- Dental problems – Even bacteria from an abscessed tooth could spread and infect the airways. The inflammation may restrict the throat and result in snoring. An abnormally growing tooth’s long roots could also block the passages and cause snoring.
- Fungal irritation – this is related to allergies. Your dog could inhale fungi like mold spores from grass, hay, or compost piles. The fungi can irritate the nasal cavity. This could lead to a bodily response similar to an allergic reaction.
- Hypothyroidism – this condition means that the thyroid gland does not produce sufficient metabolism hormones. This condition affects many parts of her body. Hypothyroidism has no cure, but there is a medicine that helps to control it.
- Laryngeal paralysis – the laryngeal folds open when your dog inhales and closes up when she swallows. Sometimes, though, the vocal cords do not retract completely. The larynx becomes weak and even paralyzed. This results in your dog breathing loudly and snoring.
- Physical blockage – Your dog might be a naughty one eating anything in sight. If she has this habit then you might not be surprised that something might block her airway. It might be part of her favorite toy, a sock, or a towel of balled-up paper.
If you think that something is stuck in her windpipe, don’t try to force it out by yourself.
- Sleep apnea – This is a very rare condition for dogs. However, it can still affect your pooch, sadly. If her breathing stops and begins repeatedly while she sleeps, you will know your dog has this condition. She’s going to snore loudly. She will also startle into a full alert mode for no apparent reason. This condition needs to be treated with surgery.
- Sleep-related problems – besides sleep apnea, your dog could be suffering from other sleep-related issues. Some of these could be:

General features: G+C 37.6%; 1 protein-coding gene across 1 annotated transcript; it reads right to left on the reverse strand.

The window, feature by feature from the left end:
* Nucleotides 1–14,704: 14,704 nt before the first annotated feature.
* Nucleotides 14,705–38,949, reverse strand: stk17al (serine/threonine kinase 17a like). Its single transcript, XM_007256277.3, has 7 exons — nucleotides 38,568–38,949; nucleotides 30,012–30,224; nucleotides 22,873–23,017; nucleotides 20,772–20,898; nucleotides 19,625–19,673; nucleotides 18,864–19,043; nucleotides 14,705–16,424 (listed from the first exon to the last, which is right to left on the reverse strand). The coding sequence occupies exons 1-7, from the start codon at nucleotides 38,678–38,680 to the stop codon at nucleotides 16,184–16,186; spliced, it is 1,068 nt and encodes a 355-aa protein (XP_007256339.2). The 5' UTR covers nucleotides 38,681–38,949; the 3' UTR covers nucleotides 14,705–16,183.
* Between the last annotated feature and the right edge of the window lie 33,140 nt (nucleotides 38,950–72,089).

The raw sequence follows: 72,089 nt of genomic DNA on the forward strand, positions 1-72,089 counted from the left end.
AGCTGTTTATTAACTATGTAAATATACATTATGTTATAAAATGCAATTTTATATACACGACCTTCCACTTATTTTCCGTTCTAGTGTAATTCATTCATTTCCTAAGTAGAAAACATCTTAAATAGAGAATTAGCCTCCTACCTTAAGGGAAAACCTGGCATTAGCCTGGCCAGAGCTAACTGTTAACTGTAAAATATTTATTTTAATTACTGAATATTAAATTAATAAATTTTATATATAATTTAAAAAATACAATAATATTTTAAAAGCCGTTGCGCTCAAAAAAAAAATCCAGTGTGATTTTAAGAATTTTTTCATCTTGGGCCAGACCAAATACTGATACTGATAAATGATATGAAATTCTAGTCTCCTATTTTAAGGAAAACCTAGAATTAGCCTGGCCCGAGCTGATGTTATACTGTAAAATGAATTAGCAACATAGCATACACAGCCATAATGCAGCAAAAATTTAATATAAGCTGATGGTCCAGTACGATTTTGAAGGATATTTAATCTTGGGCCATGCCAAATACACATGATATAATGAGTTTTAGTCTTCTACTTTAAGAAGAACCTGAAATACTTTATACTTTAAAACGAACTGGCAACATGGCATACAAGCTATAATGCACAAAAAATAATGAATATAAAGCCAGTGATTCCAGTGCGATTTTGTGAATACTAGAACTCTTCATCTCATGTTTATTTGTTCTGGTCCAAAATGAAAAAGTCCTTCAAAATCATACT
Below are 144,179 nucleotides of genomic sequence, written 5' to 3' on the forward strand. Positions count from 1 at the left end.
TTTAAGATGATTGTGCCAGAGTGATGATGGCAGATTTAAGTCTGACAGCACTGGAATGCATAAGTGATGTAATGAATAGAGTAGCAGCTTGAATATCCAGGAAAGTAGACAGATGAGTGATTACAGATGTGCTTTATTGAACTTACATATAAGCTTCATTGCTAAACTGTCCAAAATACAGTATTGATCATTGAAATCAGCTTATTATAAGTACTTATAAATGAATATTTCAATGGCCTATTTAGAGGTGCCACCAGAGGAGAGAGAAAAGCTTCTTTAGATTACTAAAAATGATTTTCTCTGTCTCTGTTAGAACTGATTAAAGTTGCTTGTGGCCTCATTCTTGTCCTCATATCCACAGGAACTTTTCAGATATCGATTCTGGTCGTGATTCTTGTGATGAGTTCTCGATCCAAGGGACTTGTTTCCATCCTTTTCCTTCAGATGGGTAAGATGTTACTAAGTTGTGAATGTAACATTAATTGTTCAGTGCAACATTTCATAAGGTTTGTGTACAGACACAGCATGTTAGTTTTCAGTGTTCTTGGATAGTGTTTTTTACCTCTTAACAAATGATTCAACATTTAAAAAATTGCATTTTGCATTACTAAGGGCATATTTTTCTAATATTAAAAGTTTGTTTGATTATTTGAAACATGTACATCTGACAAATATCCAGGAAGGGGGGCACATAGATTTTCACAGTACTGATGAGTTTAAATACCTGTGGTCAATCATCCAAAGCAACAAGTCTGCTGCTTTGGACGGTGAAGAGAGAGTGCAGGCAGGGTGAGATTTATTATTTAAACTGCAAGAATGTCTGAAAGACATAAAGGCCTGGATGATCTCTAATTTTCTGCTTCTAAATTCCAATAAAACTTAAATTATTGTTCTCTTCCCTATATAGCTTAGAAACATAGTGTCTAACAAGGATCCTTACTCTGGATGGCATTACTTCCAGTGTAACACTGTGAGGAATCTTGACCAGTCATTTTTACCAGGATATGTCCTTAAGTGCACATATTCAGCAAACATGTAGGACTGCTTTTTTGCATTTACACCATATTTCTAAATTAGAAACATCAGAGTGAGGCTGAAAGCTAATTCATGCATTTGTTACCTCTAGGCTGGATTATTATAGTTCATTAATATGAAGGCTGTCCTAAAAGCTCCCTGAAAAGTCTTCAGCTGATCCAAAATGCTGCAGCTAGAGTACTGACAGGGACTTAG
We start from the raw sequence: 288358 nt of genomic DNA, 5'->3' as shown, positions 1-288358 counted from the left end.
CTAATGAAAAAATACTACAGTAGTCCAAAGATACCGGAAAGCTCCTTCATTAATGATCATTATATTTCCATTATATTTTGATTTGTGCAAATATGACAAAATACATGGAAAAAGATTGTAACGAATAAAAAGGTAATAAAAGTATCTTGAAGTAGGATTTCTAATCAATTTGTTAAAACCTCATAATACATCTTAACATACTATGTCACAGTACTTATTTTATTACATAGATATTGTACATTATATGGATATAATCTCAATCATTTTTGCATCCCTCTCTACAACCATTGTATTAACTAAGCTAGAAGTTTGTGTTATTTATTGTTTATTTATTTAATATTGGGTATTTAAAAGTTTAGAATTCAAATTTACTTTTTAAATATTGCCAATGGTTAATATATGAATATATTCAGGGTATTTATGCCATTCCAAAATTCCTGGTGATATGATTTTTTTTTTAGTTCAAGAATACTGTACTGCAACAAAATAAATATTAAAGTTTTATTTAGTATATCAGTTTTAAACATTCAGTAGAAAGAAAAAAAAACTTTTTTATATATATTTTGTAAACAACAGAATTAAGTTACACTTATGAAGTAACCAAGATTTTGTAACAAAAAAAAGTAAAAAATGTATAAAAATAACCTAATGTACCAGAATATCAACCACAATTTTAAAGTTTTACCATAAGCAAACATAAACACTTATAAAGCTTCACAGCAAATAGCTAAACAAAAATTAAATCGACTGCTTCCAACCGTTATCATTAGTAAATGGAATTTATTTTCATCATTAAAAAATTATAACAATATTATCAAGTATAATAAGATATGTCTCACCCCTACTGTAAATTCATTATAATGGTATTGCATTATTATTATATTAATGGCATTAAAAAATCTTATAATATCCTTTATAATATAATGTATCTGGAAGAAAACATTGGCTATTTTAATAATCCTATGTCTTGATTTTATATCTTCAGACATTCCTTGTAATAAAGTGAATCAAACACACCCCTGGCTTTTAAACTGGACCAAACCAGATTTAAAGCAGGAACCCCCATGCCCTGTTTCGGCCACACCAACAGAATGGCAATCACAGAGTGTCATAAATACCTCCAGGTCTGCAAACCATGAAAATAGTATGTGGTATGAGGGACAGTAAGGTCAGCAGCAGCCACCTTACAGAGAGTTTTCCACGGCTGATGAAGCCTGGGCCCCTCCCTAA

- insomnia – yes, dogs can have trouble sleeping;
- narcolepsy – sometimes too much sleep can be a cause of concern too; or,
- REM sleep behavior disorder – dogs dream just like humans do and like humans they can act out bad dreams by kicking, whimpering, flailing, or loud snoring.
What Should You Do
Monitor your dog when she sleeps. You should be concerned if she normally does not snore then suddenly starts snoring. This sudden change could mean an underlying illness or disease.
The cause may be a simple issue that can be treated with a change in the lifestyle of your dog. But the cause may be severe, requiring medication or surgery. Many of the causes could have an impact on her energy or blood pressure levels. If left untreated, this may be life-threatening.
The best way to do this is to get her to the vet for proper examination. A tip before the vet’s trip: record your dog while she is snoring. You won’t have trouble explaining the condition of your dog to the vet this way. The recording may also help your vet identify the cause of the snoring quickly.
Based on what you and your vet discuss, you can develop a treatment plan that will remedy your dog’s condition.
Tips To Stop Your Dog’s Snoring
- Gently change your dog’s position as she sleeps. Encourage her to sleep on her side. This position will expand the airways of her body and allow air to flow more freely.
But if she is touched when she is asleep, your dog may react negatively or even aggressively. You can change her bedding so she won’t sleep on her back in this case.
Get her around dog bed with raised edges. This kind of bed will encourage her to curl up on her side rather than sleeping on her back.